MA Commission Recommends Omnibus Approach To Online Gambling

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A special legislative committee in Massachusetts has recommended that an omnibus approach be adopted for the overall regulation of the online gaming industry in the state. The Special Commission on Online Gaming, Fantasy Sports Gaming and Daily Fantasy Sports has agreed in its most recent meeting that a broad brush style of regulation of the gaming industry was the most suitable.

The Special Commission had been tasked with the responsibility of recommending if online gaming could be legalized in the state.

Under the omnibus approach, all forms of gambling would be legalized and a comprehensive framework of regulations would be developed and rolled out. The gaming regulations would be kept flexible enough to accommodate newer forms of gambling as they were rolled out.

The idea was first mooted by Massachusetts Gaming Commission Chairman Stephen Crosby who stated that this approach helps eliminating debates on what is gambling and what isn’t.

In a statement Crosby said,

Our view is that the Legislature’s job is to determine whether or not we want gambling online to be legal, and if the answer to that is yes, which it sort of presumptively appears to be, then come up with a regulatory environment that can deal with all of these things as they come down the pike and not have to try to be in a reactive mode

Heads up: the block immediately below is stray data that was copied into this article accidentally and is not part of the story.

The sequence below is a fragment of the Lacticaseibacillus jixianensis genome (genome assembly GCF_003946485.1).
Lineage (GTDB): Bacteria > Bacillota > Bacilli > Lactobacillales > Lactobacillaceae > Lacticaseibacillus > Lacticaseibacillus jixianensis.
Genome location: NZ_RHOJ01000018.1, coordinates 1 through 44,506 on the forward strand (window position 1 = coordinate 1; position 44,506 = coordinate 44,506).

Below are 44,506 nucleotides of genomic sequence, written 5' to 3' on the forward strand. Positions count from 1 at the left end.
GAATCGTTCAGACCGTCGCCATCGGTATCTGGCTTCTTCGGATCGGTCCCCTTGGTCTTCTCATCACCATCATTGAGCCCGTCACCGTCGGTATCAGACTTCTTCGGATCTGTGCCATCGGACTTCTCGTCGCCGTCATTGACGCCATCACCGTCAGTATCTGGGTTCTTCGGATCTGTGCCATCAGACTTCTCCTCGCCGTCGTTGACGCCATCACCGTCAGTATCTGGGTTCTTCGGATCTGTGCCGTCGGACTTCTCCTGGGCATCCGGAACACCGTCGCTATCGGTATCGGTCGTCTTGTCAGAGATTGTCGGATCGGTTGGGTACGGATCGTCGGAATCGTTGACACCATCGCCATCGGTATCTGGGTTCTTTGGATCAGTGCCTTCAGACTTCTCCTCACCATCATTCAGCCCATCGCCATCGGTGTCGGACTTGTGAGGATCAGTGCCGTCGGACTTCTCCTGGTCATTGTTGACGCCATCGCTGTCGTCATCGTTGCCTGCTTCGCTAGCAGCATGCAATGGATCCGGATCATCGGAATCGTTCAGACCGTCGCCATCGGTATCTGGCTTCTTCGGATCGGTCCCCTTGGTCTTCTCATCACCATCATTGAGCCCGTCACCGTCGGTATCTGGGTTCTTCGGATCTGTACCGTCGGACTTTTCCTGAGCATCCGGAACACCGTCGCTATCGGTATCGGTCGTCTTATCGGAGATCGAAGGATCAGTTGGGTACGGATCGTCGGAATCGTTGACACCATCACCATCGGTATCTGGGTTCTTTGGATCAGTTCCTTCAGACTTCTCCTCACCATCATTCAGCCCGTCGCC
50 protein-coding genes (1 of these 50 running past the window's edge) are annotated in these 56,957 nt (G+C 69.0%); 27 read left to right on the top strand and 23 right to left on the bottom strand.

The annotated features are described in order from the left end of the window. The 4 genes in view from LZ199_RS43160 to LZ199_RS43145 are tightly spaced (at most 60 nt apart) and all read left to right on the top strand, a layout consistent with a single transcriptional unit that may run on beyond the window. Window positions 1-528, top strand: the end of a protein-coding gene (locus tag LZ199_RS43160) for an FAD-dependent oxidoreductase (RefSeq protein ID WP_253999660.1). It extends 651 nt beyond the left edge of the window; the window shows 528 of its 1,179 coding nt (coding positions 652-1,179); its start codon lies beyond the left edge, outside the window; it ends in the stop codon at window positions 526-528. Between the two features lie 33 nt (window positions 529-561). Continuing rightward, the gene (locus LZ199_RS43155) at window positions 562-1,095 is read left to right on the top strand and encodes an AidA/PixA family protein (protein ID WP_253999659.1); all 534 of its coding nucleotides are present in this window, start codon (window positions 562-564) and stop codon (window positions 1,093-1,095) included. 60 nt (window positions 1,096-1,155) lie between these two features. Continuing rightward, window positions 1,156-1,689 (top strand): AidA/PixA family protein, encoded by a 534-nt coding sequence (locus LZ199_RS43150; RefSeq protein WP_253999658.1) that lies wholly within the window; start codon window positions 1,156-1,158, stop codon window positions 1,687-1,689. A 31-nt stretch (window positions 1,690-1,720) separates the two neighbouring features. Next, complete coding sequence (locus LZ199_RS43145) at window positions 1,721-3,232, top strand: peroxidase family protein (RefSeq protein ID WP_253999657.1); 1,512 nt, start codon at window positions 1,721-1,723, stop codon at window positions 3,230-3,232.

Individual Commission members are supposed to submit their positions by July 16 after which a public hearing will be held. The Commission will then submit its report to the legislature before the July 31 deadline. It is not likely that the Massachusetts legislative houses will clear the online gaming bill in this session but it is expected that a clear recommendation from the committee will give the process a boost.

The proposal to legalize online gaming in the state has seen slow progress with a recently introduced bill seeing little movement. Senate President Stan Rosenberg has said that lawmakers are carefully considering the proposal but pointed out that there was widespread concern about expanding gambling soon after the introduction of brick-and- mortar casinos in the state.

Massachusetts legalized gambling in 2011 allowing for three full-scale casino resorts to be developed along with one slots parlor. So far licenses have been allotted to Wynn Resorts which is building a casino in Everett and to MGM Resorts International which is developing a casino in Springfield. A slots-only parlor Plainridge Park Casino opened in Plainville in 2015.

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